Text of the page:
Repetitive strain injuries of the hand and wrist are common too. Watch your ergonomics.

Eye Trouble from Digital Screens:

Digital screens cause several issues related to the eye and vision.

The Mechanics of Vision

First are symptoms you might think of as mechanical. Eyes on a screen do not blink as often as normal; this causes dry eye and irritation. Screen viewing for sustained periods also causes changes in the eye that may make some people nearsighted.

Eye specialists recommend what they call the 20-20-20 rule. Every twenty minutes on a screen, stop and look at something twenty feet or more away… for at least 20 seconds. They want you to consciously remind yourself to blink periodically too.

Second issue: Blue Light and Digital Eye Strain

Blue light that emanates from screens is a high energy short wavelength glare that penetrates deep into the eye.
This is believed to be the source of digital eye strain, a condition the Mayo Clinic says is marked by:

  • Sore, tired, burning or itching eyes,
  • Watery or dry eyes
  • Blurred or double vision
  • Headache
  • Sore neck, shoulders or back
  • Increased sensitivity to light
  • Difficulty concentrating
  • Feeling that you cannot keep your eyes open

A blue light filter on your device can help, but the better plan would be for people to practice self care and limit screen use for long periods of time.

Do you have any of the above symptoms?

Still Other Harms from Digital Media Overuse:

Sleep Disturbance

Blue Light and the Brain:

Because blue light is similar to morning sunlight, using screens within 1 to 2 hours of bedtime fools your brain into wakefulness. Blue light also suppresses melatonin in your brain. Melatonin helps you into a deep, restorative sleep state.

How close to 8 hours of sleep do you get a night?

Altered Ability to Focus: Hazards resulting from Being Distracted 

Divided Attention is Hazardous to Your Health

The variations on this theme are endless.

  • Driving while using a device is costing lives everyday.
  • People walk into open manholes, or lamp posts because they are using their phone.
  • Accidents are happening to children when their parent or caregiver is distracted on a smartphone.

The harms of screen overuse we have covered so far are effects that can be measured. How many boxes can you tick? Is your device giving your trouble?

Oh… wait. There is even more to think about.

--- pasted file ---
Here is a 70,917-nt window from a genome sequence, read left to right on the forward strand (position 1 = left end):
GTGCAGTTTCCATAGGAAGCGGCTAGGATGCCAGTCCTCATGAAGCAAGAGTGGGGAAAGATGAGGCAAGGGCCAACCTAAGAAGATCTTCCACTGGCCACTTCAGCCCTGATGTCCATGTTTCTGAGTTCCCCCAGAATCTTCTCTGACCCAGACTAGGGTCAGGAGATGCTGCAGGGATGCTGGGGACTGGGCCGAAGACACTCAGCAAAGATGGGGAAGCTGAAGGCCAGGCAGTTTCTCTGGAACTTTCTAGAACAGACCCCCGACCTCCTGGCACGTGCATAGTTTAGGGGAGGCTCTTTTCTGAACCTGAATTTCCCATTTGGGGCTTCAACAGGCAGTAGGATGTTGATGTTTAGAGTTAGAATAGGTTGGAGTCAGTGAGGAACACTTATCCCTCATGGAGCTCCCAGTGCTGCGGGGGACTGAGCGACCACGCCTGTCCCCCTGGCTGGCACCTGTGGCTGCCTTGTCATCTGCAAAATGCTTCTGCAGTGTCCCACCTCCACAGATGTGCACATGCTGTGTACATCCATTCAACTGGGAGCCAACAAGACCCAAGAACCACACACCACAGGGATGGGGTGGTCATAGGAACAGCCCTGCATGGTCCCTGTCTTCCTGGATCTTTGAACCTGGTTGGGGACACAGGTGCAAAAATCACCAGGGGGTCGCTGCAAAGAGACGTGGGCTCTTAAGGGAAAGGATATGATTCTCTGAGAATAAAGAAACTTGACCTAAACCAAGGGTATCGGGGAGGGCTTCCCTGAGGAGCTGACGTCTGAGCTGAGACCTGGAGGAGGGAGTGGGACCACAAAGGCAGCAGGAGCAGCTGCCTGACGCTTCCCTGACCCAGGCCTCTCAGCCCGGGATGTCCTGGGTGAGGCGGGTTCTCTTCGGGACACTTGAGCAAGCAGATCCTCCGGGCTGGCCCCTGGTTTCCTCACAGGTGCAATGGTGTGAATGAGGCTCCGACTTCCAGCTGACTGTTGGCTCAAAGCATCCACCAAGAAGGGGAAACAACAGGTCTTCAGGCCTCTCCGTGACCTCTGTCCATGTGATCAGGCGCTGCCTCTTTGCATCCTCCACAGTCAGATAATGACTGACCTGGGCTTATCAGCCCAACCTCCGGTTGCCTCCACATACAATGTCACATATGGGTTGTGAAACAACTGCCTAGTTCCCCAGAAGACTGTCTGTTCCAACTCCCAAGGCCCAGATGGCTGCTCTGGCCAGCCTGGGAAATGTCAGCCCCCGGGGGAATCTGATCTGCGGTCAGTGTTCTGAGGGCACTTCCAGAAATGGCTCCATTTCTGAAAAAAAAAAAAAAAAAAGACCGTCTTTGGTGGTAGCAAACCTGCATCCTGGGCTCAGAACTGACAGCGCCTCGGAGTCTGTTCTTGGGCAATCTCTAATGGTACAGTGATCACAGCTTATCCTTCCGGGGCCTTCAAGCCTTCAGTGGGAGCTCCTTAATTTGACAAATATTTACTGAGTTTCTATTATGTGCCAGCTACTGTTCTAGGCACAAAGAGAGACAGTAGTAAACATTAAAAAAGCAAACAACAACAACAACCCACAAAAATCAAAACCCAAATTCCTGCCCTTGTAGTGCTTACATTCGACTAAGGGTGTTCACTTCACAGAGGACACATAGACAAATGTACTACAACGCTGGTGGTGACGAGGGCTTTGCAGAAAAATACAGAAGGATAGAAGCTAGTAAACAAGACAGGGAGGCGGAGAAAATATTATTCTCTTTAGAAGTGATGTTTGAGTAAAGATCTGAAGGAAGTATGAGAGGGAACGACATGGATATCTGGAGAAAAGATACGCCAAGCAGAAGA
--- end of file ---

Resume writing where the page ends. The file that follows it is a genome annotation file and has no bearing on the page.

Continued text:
Social and Emotional Costs of Screen Overload:

There are reports that depression occurs more often in people who consume the internet more than 3-5 ours a day.

Some suggest that when the brain has elevated levels of dopamine on a consistent basis, it may produce less dopamine than normal to try and regulate itself.  Less dopamine would push a person to chase a dopamine buzz.

Watch yourself for feelings of low mood and seek other ways to make yourself feel better because using your screen to feel better could be making the problem worse.

Check the Quality of Your Connections… 

Have you wanted the attention of a loved one but they were hooked by something on their phone?

I fear that unintended effects of heavy internet use will eventually emerge when people look at the quality of their interpersonal relationships.

Researchers are noting:

  • Social networks are broader but more superficial.
  • Conversations are more distracted and less satisfying when a smartphone is in sight.
  • People skills are eroding.
  • Fewer people have learned the social skill of empathy.

I think the long term impact on the way society works could be huge. Personally, I think that it is most important to manage the ways media use impacts the family unit. Family is the place where small scale personal action can have a large scale impact on the society at large.

The Most Important Assessment of All: The Quality of YOUR Relationships

When you think about the people who are most important in your life, do any of your relationships need more attention?

 

 

 

About the Author

Peggy McLauchlan is a counsellor, ACT therapist, and personal development coach in Ontario, Canada. She has a special interest in positive psychology practices applied to problems with modern digital technology, like smartphone addiction and problematic internet use.